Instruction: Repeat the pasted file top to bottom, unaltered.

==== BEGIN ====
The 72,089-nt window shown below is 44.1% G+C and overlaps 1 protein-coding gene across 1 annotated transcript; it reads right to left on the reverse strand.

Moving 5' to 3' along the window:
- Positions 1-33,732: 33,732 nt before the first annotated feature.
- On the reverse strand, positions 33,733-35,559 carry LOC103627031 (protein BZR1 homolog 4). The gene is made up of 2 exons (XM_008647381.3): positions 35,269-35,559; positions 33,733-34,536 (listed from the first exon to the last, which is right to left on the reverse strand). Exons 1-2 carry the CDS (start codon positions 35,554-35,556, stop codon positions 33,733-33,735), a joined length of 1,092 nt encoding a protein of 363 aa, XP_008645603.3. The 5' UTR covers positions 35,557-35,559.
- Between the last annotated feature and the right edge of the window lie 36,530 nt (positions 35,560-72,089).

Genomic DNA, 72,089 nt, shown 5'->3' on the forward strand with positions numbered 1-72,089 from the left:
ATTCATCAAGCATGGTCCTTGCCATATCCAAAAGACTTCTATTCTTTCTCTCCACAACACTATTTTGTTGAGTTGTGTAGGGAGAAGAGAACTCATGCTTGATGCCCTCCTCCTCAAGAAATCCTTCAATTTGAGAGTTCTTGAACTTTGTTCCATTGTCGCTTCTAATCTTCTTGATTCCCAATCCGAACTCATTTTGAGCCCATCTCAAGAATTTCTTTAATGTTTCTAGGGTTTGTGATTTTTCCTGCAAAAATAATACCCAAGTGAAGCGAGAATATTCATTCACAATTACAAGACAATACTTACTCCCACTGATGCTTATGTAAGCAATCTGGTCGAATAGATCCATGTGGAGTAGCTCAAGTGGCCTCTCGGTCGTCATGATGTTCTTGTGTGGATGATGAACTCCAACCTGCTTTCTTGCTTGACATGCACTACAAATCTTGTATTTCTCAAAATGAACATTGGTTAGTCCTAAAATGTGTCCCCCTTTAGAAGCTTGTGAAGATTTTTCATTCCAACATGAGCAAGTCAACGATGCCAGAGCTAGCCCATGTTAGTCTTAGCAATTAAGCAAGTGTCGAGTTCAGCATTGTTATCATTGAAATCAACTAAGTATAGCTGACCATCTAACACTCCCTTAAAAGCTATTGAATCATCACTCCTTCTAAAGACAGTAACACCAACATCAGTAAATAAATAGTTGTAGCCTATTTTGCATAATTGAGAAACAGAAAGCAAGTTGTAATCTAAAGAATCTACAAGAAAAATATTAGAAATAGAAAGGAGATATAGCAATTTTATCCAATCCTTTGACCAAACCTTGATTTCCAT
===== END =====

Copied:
The 72,089-nt window shown below is 44.1% G+C and overlaps 1 protein-coding gene across 1 annotated transcript; it reads right to left on the reverse strand.

Moving 5' to 3' along the window:
- Positions 1-33,732: 33,732 nt before the first annotated feature.
- On the reverse strand, positions 33,733-35,559 carry LOC103627031 (protein BZR1 homolog 4). The gene is made up of 2 exons (XM_008647381.3): positions 35,269-35,559; positions 33,733-34,536 (listed from the first exon to the last, which is right to left on the reverse strand). Exons 1-2 carry the CDS (start codon positions 35,554-35,556, stop codon positions 33,733-33,735), a joined length of 1,092 nt encoding a protein of 363 aa, XP_008645603.3. The 5' UTR covers positions 35,557-35,559.
- Between the last annotated feature and the right edge of the window lie 36,530 nt (positions 35,560-72,089).

Genomic DNA, 72,089 nt, shown 5'->3' on the forward strand with positions numbered 1-72,089 from the left:
ATTCATCAAGCATGGTCCTTGCCATATCCAAAAGACTTCTATTCTTTCTCTCCACAACACTATTTTGTTGAGTTGTGTAGGGAGAAGAGAACTCATGCTTGATGCCCTCCTCCTCAAGAAATCCTTCAATTTGAGAGTTCTTGAACTTTGTTCCATTGTCGCTTCTAATCTTCTTGATTCCCAATCCGAACTCATTTTGAGCCCATCTCAAGAATTTCTTTAATGTTTCTAGGGTTTGTGATTTTTCCTGCAAAAATAATACCCAAGTGAAGCGAGAATATTCATTCACAATTACAAGACAATACTTACTCCCACTGATGCTTATGTAAGCAATCTGGTCGAATAGATCCATGTGGAGTAGCTCAAGTGGCCTCTCGGTCGTCATGATGTTCTTGTGTGGATGATGAACTCCAACCTGCTTTCTTGCTTGACATGCACTACAAATCTTGTATTTCTCAAAATGAACATTGGTTAGTCCTAAAATGTGTCCCCCTTTAGAAGCTTGTGAAGATTTTTCATTCCAACATGAGCAAGTCAACGATGCCAGAGCTAGCCCATGTTAGTCTTAGCAATTAAGCAAGTGTCGAGTTCAGCATTGTTATCATTGAAATCAACTAAGTATAGCTGACCATCTAACACTCCCTTAAAAGCTATTGAATCATCACTCCTTCTAAAGACAGTAACACCAACATCAGTAAATAAATAGTTGTAGCCTATTTTGCATAATTGAGAAACAGAAAGCAAGTTGTAATCTAAAGAATCTACAAGAAAAATATTAGAAATAGAAAGGAGATATAGCAATTTTATCCAATCCTTTGACCAAACCTTGATTTCCAT